Deforestation, poorly planned infra work affecting Himalayas, says Petley
Petley said that while heavy rain and tectonic activity may trigger such events, human activity can also trigger instability
The crisis in Joshimath is an instance of gradual landslide that might have been accelerated due to human activities, scientists and geologists have said. University of Hull vice-chancellor, Professor Dave Petley in an email interviewsaid that while heavy rain and tectonic activity may trigger such events, human activity can also trigger instability, especially where the slope is undercut for road building, poorly designed hydropower projects, deforestation or where water is not being managed well. Edited excerpts:
Q. What is your impression of Joshimath event? Earlier, experts had termed it a subsidence event.
A. The event at Joshimath is being caused by the movement of an ancient landslide upon which the town is built. The landslide is moving down the slope, causing damage to the buildings. I think calling this a subsidence event is misleading, as this implies that there is vertical motion, whereas in reality the movement is downslope.
Q. What is the difference between subsidence and landslide?
A. Strictly speaking, subsidence is vertical movement, whereas a landslide will move downslope. Landslides usually involve both horizontal and vertical motions, as is the case here.
Q. What causes such landslides? What role do mega projects such as highways, roads, rail, hydropower play in such events?
A. Landslides are a natural process in high mountains, and indeed Joshimath is built on an existing ancient landslide complex. These slopes will occasionally move as a result of, for example, unusually heavy rain or a large earthquake. But human action can also trigger instability, especially where the slope is undercut for road building, for example, or where water is not being managed well. It is impossible to pinpoint the exact cause of this round of movement of the landslide without a proper investigation. In general, across the Himalayas, we are seeing landslides being triggered by human activity, including road building, urbanisation, deforestation and poorly designed hydroelectric schemes.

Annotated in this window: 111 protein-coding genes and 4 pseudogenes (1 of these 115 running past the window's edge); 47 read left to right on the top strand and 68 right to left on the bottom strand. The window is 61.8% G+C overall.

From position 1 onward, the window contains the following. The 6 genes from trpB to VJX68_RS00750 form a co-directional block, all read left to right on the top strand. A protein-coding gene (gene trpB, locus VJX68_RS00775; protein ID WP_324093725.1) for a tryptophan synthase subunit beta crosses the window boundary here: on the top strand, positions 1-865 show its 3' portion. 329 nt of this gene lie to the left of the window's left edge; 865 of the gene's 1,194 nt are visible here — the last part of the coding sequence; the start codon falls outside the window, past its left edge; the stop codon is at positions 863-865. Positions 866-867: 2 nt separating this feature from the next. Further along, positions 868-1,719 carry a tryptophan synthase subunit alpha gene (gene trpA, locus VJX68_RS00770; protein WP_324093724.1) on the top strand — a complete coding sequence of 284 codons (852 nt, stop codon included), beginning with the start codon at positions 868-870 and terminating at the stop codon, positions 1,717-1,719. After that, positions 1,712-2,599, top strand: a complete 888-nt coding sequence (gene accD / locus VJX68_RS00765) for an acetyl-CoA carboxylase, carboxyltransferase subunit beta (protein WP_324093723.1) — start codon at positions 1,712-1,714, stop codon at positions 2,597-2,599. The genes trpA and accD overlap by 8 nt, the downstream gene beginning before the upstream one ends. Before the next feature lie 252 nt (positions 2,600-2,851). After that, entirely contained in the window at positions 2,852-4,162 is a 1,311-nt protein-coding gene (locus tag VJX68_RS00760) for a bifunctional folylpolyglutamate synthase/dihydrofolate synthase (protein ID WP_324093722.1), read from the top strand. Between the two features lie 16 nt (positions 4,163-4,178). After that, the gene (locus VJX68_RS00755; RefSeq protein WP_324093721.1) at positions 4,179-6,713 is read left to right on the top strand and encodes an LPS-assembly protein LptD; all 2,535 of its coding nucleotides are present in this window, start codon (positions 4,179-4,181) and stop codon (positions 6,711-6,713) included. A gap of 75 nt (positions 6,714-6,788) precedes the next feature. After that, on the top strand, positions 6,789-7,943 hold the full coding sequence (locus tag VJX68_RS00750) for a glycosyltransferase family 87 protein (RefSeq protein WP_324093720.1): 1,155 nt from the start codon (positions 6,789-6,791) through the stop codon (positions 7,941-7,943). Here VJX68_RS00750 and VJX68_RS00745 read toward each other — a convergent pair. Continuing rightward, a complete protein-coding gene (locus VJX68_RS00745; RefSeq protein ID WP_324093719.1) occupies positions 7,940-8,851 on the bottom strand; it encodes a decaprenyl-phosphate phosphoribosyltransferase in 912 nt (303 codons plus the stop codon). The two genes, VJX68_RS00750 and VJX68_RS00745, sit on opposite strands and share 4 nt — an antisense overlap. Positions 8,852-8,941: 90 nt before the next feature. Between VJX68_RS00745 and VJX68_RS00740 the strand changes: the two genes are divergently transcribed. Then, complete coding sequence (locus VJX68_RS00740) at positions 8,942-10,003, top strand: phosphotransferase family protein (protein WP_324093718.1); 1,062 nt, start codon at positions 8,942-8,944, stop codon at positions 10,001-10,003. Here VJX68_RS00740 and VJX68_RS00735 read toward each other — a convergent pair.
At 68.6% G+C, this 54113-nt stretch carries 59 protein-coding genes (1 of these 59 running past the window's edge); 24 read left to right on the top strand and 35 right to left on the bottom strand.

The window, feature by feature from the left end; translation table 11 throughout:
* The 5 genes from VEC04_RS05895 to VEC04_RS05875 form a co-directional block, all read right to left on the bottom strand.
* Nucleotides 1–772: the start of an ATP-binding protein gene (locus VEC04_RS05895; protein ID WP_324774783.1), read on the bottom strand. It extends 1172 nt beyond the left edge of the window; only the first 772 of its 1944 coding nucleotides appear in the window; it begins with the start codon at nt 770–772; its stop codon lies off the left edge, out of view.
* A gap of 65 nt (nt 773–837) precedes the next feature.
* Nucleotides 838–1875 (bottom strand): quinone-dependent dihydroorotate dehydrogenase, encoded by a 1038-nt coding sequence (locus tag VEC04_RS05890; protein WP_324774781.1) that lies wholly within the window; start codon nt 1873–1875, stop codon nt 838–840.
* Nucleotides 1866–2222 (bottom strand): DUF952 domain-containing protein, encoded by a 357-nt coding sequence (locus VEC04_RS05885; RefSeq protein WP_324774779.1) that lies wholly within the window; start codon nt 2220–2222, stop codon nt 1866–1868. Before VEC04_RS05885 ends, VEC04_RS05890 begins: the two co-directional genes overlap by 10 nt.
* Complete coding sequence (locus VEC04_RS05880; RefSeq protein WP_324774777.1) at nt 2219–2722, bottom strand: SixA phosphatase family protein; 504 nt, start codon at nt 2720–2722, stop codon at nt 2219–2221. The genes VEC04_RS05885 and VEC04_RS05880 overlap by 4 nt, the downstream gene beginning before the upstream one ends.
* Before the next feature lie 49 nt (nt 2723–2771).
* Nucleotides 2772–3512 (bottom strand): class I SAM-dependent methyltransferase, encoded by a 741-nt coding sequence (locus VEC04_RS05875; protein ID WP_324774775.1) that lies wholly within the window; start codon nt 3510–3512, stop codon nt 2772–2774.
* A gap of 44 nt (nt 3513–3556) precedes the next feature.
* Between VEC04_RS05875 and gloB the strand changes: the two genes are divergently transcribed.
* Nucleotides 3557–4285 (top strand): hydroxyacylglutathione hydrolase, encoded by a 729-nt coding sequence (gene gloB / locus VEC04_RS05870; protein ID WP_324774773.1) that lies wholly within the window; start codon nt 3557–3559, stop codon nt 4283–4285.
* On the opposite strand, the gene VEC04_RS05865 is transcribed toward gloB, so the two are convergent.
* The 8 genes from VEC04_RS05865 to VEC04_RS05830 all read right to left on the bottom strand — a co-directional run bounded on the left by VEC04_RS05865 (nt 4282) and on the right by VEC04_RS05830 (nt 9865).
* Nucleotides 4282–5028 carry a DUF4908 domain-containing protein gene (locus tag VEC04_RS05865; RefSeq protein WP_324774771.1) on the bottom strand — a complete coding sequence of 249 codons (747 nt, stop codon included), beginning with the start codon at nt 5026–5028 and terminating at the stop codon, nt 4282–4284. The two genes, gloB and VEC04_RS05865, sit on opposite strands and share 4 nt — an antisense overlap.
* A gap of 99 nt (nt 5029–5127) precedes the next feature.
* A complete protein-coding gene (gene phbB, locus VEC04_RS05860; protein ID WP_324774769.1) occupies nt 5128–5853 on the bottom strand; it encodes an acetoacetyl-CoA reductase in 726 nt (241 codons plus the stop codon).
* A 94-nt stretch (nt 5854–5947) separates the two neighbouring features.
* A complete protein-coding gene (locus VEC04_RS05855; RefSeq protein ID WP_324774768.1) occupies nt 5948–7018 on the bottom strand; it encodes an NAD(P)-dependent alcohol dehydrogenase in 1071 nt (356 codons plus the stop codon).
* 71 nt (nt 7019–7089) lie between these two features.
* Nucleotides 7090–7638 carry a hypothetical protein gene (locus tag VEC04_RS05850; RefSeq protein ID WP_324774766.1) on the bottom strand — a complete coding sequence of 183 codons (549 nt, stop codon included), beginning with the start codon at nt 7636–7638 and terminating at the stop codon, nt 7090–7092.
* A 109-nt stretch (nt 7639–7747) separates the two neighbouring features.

Q. Several parts of Himalayas are facing similar events. How can they be prevented?
A. We can reduce the likelihood of these events by ensuring that we minimise the disruption to the natural equilibrium... we preserve forests. We should ensure that we properly engineer large infrastructure projects (such as roads, railways, tunnels and dams), set them up in appropriate locations and that we maintain good drainage.
Q. Why are the Himalayas so vulnerable to landslides? What kind of development is recommended in the Himalayas?
A. The Himalayas are a geologically-young mountain chain. The mountains are being pushed up rapidly by the collision of the Indian and Eurasian tectonic plates. At the greatest scale, this is creating an unstable landscape which undergoes landslides to try to restore the balance. The area also suffers occasional large earthquakes, which cause instability. On top of that, the monsoon climate means that at times there are very high inputs of rain, which triggers landslides. Finally, the environment of the Himalayas is being degraded at a high rate – the clearing of forests, the construction of poorly engineered roads, the blocking of rivers through dam construction are all significantly impacting it. Of course, rain patterns are changing as a result of climate change. It is possible to mitigate the impact of landslides through proper land use planning, management of water and well-designed engineering. However, often development is not well planned, and the quality of engineering is low.
Q. How much area of Joshimath town may be impacted as per your reading of satellite data?
A. That is impossible to say without more detailed mapping and monitoring.
Q. Does the entire town need to be rehabilitated?
A. Again, I simply do not know based on the evidence available. According to reports, there are detailed investigations underway by a range of groups, which needs to be the basis for this type of decision.